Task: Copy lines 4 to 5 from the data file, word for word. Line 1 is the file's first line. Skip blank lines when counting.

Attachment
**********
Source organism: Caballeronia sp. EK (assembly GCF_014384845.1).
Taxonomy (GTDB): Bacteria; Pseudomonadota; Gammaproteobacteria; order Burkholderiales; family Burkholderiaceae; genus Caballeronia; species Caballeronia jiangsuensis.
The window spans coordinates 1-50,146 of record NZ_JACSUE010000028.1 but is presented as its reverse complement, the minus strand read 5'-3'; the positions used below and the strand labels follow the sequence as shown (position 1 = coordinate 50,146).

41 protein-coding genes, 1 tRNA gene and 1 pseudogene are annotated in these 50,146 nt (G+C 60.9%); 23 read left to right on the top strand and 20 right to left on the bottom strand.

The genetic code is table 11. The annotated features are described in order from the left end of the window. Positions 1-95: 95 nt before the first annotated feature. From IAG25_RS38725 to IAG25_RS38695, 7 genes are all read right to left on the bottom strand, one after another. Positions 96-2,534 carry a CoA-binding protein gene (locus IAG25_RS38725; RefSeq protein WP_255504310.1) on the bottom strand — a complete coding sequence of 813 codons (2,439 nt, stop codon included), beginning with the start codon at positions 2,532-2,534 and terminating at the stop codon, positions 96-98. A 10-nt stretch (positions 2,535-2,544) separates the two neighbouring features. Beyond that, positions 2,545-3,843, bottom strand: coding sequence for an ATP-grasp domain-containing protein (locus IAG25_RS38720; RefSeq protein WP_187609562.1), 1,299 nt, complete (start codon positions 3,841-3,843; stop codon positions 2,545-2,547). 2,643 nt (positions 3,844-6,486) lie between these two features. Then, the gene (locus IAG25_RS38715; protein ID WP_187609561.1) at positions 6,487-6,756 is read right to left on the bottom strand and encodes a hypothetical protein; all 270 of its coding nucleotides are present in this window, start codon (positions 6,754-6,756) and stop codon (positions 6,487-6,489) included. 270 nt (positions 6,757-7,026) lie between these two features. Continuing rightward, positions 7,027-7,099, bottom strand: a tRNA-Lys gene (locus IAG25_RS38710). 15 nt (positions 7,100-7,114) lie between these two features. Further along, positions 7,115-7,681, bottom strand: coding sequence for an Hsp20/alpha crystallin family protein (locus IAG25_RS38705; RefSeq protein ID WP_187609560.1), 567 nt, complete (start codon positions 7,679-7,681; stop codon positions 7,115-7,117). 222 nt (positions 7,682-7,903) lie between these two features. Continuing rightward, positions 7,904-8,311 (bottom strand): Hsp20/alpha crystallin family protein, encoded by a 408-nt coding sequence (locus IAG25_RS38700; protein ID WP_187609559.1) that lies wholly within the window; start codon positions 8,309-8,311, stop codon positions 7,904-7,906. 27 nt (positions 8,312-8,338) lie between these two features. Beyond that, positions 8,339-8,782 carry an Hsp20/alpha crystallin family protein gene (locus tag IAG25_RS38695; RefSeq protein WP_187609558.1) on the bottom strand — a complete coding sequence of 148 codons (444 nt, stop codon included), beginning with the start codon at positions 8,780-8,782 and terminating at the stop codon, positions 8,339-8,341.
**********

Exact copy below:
41 protein-coding genes, 1 tRNA gene and 1 pseudogene are annotated in these 50,146 nt (G+C 60.9%); 23 read left to right on the top strand and 20 right to left on the bottom strand.

The genetic code is table 11. The annotated features are described in order from the left end of the window. Positions 1-95: 95 nt before the first annotated feature. From IAG25_RS38725 to IAG25_RS38695, 7 genes are all read right to left on the bottom strand, one after another. Positions 96-2,534 carry a CoA-binding protein gene (locus IAG25_RS38725; RefSeq protein WP_255504310.1) on the bottom strand — a complete coding sequence of 813 codons (2,439 nt, stop codon included), beginning with the start codon at positions 2,532-2,534 and terminating at the stop codon, positions 96-98. A 10-nt stretch (positions 2,535-2,544) separates the two neighbouring features. Beyond that, positions 2,545-3,843, bottom strand: coding sequence for an ATP-grasp domain-containing protein (locus IAG25_RS38720; RefSeq protein WP_187609562.1), 1,299 nt, complete (start codon positions 3,841-3,843; stop codon positions 2,545-2,547). 2,643 nt (positions 3,844-6,486) lie between these two features. Then, the gene (locus IAG25_RS38715; protein ID WP_187609561.1) at positions 6,487-6,756 is read right to left on the bottom strand and encodes a hypothetical protein; all 270 of its coding nucleotides are present in this window, start codon (positions 6,754-6,756) and stop codon (positions 6,487-6,489) included. 270 nt (positions 6,757-7,026) lie between these two features. Continuing rightward, positions 7,027-7,099, bottom strand: a tRNA-Lys gene (locus IAG25_RS38710). 15 nt (positions 7,100-7,114) lie between these two features. Further along, positions 7,115-7,681, bottom strand: coding sequence for an Hsp20/alpha crystallin family protein (locus IAG25_RS38705; RefSeq protein ID WP_187609560.1), 567 nt, complete (start codon positions 7,679-7,681; stop codon positions 7,115-7,117). 222 nt (positions 7,682-7,903) lie between these two features. Continuing rightward, positions 7,904-8,311 (bottom strand): Hsp20/alpha crystallin family protein, encoded by a 408-nt coding sequence (locus IAG25_RS38700; protein ID WP_187609559.1) that lies wholly within the window; start codon positions 8,309-8,311, stop codon positions 7,904-7,906. 27 nt (positions 8,312-8,338) lie between these two features. Beyond that, positions 8,339-8,782 carry an Hsp20/alpha crystallin family protein gene (locus tag IAG25_RS38695; RefSeq protein WP_187609558.1) on the bottom strand — a complete coding sequence of 148 codons (444 nt, stop codon included), beginning with the start codon at positions 8,780-8,782 and terminating at the stop codon, positions 8,339-8,341.